Shaikin: Risk and reward: This ex-Dodger used to throw 91 mph. Now he throws 97

Brock Stewart arrived in Anaheim over the weekend throwing 97 mph, and where was that when he pitched for the Dodgers?

It’s a long story, and a good one. It also puts a face on the issue that has dominated the major league conversation this month: What is causing all these pitching injuries, and what can we do about them?

Stewart, now pitching for the Minnesota Twins, made his major league debut with the Dodgers in 2016. In his first home start, he pitched five shutout innings. He still has a recording of the game.

“Vin Scully called it,” Stewart said. “I will cherish that forever.

“I loved my time with the Dodgers. That’s about as big league as you get: Dodger Stadium, and Hollywood.”

For four years, the Dodgers shuttled him between the starting rotation and the bullpen, and between the majors and the minors. In 2018, his average fastball dipped from 93 mph to 91 mph.

From the middle of 2019 to the middle of 2020, he journeyed from three organizations — the Dodgers, Toronto Blue Jays and Chicago Cubs — to the independent Chicago Deep Dish. The uniform top there was covered, if you will, with what Stewart described as “a deep dish slice, with melted cheese falling off of it.”

As summer turned to fall in 2020, Stewart and his wife hosted a barbecue, and one of the guests — “a friend of a friend’s boyfriend” — ran a baseball development facility called Tread Athletics.

Driveline is the brand name in the field, but the common goal is better performance through intensive analysis. For pitchers, throwing harder can be a goal in itself, not a byproduct of a new workout routine.

Within weeks after he got on the Tread program, his velocity spiked. Five months later, he had Tommy John surgery.

“At 29 years old, I gained 5 mph in two months, so that sudden jump? I’m sure that’s what led to my elbow breaking down,” Stewart said.

“Do I know that for a fact? No. I don’t think anybody does. But I think you’d be silly to say the added velocity doesn’t play a big part.”

He is not blaming Tread. Far from it. Without training there before and after the surgery — rebuilding his delivery so his hips and arm path were more efficient; building his flexibility, mobility and strength; and, yes, cranking up his velocity — he says he wouldn’t be here.

Stewart has emerged as one of the most effective relievers in the majors. In 39 appearances with the Twins this season and last, he has been scored upon once. His ERA this season: 0.00.

He also spent three months of last season on the injured list because of what the Twins called “right elbow soreness.”

Said Stewart: “I don’t regret anything. I’m here now. I’m helping out a good team. Injuries are part of the game. I know that part of the game.”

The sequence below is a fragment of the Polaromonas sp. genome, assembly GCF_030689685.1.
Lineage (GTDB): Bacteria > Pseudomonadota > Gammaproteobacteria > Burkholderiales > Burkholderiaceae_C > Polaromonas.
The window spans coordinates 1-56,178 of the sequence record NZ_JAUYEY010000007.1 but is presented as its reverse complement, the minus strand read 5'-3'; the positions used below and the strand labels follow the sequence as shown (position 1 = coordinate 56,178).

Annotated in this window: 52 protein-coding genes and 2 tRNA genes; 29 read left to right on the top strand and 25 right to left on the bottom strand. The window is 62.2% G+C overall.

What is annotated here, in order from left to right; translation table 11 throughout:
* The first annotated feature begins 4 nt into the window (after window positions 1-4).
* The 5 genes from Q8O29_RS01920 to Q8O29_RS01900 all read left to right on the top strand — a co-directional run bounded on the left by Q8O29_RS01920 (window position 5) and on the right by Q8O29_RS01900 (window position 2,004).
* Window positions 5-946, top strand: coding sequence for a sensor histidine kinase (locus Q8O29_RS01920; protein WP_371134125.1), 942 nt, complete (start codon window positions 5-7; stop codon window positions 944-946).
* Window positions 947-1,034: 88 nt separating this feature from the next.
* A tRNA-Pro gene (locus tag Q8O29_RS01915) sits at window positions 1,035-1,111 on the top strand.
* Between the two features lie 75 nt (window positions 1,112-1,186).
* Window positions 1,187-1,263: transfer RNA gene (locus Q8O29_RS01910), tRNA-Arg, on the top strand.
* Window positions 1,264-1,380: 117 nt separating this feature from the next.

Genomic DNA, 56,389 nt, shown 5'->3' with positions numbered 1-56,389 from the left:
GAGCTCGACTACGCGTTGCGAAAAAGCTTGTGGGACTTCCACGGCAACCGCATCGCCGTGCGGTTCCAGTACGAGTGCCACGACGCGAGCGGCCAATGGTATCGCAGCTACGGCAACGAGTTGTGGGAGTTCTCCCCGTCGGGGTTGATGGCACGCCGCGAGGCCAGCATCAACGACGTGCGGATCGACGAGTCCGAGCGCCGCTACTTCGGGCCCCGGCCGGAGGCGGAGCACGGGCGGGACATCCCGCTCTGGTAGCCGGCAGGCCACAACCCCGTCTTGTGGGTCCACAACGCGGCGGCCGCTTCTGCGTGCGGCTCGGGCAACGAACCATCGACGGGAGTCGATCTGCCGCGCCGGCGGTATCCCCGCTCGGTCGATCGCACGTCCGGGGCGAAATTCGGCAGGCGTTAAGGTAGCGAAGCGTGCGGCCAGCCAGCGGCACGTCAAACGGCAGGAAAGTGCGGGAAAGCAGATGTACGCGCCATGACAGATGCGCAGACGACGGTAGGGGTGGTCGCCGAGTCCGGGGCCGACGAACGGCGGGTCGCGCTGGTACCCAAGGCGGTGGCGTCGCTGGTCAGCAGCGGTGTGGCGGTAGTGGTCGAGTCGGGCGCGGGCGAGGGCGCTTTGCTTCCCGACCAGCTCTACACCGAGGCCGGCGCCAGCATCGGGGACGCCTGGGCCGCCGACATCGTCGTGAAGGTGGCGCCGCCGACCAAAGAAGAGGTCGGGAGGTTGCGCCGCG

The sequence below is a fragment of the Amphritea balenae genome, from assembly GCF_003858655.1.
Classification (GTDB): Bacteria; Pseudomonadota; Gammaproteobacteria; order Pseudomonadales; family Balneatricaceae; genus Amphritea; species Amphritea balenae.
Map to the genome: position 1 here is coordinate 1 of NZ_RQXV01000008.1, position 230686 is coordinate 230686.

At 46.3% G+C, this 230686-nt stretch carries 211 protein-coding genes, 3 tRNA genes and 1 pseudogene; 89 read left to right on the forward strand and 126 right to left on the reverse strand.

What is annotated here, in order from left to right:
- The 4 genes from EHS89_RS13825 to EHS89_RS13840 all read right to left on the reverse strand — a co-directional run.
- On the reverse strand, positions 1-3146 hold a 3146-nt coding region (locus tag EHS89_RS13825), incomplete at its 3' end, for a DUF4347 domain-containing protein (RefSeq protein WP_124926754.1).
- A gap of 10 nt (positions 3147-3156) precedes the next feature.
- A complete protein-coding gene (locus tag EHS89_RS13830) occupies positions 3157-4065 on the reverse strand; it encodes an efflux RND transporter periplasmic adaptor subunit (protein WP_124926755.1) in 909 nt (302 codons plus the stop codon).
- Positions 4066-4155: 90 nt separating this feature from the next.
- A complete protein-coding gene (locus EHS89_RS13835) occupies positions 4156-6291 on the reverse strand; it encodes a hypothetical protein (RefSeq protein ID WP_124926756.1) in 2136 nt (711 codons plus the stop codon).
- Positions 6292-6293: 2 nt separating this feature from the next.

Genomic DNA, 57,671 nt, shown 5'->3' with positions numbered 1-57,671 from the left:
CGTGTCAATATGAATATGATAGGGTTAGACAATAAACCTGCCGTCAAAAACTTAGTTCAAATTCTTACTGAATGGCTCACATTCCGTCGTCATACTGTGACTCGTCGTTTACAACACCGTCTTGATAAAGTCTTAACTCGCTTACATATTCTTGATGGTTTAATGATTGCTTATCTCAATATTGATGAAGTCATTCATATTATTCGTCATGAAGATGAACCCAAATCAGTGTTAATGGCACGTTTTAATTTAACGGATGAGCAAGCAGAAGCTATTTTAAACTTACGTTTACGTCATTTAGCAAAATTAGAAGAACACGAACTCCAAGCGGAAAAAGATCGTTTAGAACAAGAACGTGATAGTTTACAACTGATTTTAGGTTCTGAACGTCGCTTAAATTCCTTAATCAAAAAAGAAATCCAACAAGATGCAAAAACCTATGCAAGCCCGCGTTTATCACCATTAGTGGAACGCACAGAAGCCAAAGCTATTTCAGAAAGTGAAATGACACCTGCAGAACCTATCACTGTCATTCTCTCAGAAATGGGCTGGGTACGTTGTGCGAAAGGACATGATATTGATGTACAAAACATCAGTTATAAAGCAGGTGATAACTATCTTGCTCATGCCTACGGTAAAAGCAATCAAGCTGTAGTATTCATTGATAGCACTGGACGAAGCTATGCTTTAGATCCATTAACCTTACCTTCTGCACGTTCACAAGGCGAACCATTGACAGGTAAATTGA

Higher velocity correlates with success and also with an increased risk of injury. The proper balance is something of a holy grail.

Pitch counts and innings limits are rudimentary and generalized measures, borne more of common sense than decades of data. The same goes for teams putting pitchers on the injured list because of soreness that might or might not foretell a serious injury.

What we really need — and biomechanical data should be able to help — are individualized injury prevention guidelines. The Dodgers are working on that, and they are not alone.

“From an evidentiary standpoint, it is clear that, as an industry, we don’t know a lot,” said Andrew Friedman, the Dodgers’ president of baseball operations. “I think that’s a really important starting point.

“As we have access to more and more information, there is no question we will be smarter on this front a year from now. That had better continue as far as we can see out, if we have a chance of slowing down this epidemic.”

The 30 major league teams paid more than $1 billion to injured players last season, according to Stan Conte, a former Dodgers head athletic trainer. Conte now runs his own injury analytics operation, and he is working with a data scientist on how to determine which players are at highest risk of injury.

Unfortunately for Stewart, high velocity and previous injury are two prominent risk factors. Conte and his partner have put together a panel of 37 factors that can contribute to injury risk for pitchers, with everything from pitch count, age, height and weight to the variance in release point on individual pitches.

The overall risk is then assessed as high, moderate or low, with the risk changing after inputs from each start. For instance, an elbow dropping below its usual slot in one start could indicate fatigue, which increases risk.

However, as Conte acknowledged, he and other researchers have yet to be able to provide the answers teams really want: Which factors are the ones most likely to lead to injury, and what exactly should a team do about a pitcher assessed at high risk?

Conte agreed to pull up Stewart’s profile and tell us what he saw — not all 37 factors, but the overall risk.

“I would say,” Conte said, “this guy does not have a significant risk.”

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